Prokofiev arr. Stasevich
Ivan the Terrible, Op.116 concert oratorio
Simon Russell Beale (narrator)
Irina Tchistyakova (mezzo-soprano)
James Rutherford (bass-baritone)
BBC Symphony Chorus
BBC National Chorus of Wales
BBC Symphony Orchestra
Recorded on 18 July 2003 in the Royal Albert Hall, London
CD No: WARNER CLASSICS 2564 61549-2 Duration: 63 minutes Reviewed: August 2004
Proms 2003 Ivan the Terrible
Reviewed by Paul Pritchard
For two summer months each year there really is no escaping the Proms, even if one never gets to the Royal Albert Hall. The concerts are live on radio (and repeated), sometimes live on TV (and repeated), and on-line. Quantity and quality dont always correspond, of course. Yet what a goldmine the Proms archive is. With careful sifting some back-catalogue performances of real significance could be given permanent status. Warner Classics has issued five CDs from Proms 2003, and it seems that choices from the current season will follow suit.
This performance of Ivan the Terrible opened the 2003 season, Prokofievs fine score for Eisensteins epic film, heard in the most-familiar version, that by the soundtracks conductor Abram Stasevich (spelt Stassevich in Warners presentation). Other editions exist, as conducted by Gergiev, Rostropovich and Fedoseyev, which dont necessarily employ a narrator and which have different choices of music. Riccardo Muti and Neeme Järvi have recorded the standard Stasevich compilation too, as has Leonard Slatkin (some years ago for Vox). He makes a few insignificant cuts, and having the narration in English really helps the listeners involvement.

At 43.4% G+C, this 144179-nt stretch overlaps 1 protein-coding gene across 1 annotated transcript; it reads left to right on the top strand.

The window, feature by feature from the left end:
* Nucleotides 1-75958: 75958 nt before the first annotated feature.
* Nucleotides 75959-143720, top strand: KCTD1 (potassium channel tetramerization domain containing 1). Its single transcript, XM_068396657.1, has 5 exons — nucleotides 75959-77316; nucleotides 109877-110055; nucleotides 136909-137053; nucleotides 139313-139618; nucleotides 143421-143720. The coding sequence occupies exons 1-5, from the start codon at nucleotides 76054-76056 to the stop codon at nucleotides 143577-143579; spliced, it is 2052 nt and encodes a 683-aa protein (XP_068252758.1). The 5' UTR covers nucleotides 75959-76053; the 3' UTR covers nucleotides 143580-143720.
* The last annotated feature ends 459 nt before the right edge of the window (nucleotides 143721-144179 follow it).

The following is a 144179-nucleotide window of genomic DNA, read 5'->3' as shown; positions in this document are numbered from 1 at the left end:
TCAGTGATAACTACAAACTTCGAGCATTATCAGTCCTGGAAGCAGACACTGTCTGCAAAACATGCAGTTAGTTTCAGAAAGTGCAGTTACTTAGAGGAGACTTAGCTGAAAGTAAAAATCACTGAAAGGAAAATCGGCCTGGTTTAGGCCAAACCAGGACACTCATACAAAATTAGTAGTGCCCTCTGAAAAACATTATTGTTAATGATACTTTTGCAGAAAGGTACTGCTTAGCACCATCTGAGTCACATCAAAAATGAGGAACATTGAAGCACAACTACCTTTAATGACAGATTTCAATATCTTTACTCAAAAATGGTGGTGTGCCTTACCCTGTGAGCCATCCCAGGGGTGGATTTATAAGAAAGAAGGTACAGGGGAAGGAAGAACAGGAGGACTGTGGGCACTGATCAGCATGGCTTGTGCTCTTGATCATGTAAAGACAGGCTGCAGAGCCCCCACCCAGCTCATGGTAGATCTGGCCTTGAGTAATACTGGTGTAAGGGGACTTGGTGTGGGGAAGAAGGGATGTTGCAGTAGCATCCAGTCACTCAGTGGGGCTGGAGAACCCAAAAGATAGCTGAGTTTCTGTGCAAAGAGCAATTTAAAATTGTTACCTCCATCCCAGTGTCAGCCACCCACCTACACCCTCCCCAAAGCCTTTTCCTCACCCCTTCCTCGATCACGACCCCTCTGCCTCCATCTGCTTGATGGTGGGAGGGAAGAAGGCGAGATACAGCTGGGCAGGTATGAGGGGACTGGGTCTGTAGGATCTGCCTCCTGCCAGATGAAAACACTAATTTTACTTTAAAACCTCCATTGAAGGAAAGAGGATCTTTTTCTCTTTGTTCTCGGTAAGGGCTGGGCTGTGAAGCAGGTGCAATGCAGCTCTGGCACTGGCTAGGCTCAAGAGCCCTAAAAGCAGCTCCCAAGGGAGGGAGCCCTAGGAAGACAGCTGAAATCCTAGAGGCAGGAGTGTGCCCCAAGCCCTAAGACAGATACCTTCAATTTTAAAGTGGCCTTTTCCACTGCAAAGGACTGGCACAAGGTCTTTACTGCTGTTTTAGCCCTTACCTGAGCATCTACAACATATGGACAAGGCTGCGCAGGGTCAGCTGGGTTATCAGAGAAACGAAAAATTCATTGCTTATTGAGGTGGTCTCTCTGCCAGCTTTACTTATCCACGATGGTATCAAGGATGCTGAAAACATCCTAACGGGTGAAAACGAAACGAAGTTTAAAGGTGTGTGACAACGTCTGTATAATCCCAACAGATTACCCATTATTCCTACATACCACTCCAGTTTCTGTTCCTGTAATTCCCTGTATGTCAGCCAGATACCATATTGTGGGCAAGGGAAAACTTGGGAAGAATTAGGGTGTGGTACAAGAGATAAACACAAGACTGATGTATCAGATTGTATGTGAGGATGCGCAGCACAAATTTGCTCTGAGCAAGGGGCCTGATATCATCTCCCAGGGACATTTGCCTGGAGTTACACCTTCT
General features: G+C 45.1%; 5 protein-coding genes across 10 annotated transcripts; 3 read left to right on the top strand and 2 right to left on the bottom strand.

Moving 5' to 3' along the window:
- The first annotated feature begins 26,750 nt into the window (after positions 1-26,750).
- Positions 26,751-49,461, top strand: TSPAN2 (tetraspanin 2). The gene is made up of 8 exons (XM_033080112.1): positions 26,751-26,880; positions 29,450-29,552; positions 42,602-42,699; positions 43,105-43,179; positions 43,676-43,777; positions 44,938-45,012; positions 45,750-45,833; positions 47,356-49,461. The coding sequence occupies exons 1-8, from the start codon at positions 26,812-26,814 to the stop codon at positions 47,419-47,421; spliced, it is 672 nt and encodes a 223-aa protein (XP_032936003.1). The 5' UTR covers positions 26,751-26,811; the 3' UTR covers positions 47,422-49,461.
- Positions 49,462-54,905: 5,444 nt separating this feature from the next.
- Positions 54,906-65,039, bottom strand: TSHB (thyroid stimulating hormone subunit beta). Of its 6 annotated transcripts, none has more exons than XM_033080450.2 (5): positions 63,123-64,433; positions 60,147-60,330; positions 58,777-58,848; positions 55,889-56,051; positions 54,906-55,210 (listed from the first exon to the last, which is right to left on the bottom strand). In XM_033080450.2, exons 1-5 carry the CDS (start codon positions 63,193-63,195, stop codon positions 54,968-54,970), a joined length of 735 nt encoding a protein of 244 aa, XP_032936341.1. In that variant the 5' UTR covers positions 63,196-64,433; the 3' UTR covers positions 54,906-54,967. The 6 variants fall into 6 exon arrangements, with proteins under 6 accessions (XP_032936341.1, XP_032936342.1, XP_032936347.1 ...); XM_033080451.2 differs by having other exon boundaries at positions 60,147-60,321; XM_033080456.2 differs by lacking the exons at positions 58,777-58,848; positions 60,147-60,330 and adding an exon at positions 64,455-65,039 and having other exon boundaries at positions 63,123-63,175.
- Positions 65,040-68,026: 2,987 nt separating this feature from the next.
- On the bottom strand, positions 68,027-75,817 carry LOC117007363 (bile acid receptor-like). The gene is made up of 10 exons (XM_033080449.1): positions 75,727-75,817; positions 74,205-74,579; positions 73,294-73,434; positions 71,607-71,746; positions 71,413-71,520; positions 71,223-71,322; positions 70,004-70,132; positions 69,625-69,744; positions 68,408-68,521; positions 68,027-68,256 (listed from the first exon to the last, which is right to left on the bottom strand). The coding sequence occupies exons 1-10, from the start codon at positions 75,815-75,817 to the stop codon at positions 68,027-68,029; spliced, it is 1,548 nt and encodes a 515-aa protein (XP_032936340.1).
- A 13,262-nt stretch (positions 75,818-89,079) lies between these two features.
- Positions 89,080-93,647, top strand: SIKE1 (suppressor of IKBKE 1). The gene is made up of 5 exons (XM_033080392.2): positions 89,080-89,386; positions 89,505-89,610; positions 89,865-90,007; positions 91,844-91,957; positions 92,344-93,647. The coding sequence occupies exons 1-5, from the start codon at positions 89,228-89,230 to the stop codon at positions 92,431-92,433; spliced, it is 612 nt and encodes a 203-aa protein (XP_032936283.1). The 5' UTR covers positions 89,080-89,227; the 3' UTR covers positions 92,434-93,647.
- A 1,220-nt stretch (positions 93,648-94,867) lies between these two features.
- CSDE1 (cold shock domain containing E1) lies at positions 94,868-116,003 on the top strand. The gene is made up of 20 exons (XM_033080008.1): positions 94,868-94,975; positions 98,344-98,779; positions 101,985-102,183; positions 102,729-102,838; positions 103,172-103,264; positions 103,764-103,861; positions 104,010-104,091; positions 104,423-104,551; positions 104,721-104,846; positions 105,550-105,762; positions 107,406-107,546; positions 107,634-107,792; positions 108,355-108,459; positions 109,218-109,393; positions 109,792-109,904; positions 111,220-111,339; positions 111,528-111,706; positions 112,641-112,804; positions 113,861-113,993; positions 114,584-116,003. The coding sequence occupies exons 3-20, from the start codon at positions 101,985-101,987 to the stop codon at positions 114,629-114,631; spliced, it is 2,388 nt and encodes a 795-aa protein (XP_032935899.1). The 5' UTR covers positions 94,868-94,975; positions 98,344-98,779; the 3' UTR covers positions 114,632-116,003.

The BBC recording is impressive in its space and impact, and the balance is first-class one really appreciates the mass of performers that are heard so tangibly in a suitably large space. Simon Russell Beale avoids, for the most part, acting the narrators role, and brings just enough theatre and variety to his task. Slatkins conducting is similarly equable; he conducts with skill and insight, his care and affection for the music is evident throughout. The BBC Symphony Orchestra plays with care, responding faithfully to the conductors vivid appreciation of Prokofievs stylistic hallmarks, not least how important it is that the bass frequencies of the orchestra are clarified and made articulate.
The combined chorus makes a thrilling sound; more remarkably, given the numbers, the quiet singing has an intensity that is gripping. Both soloists are fine, too, thoroughly immersed, but what really impresses is Slatkins symphonic approach to the score; he avoids spurious bombast and over-projection, and his long-term sense of resolution makes for very satisfying listening. The booklet note is detailed and helpful, and the text is included.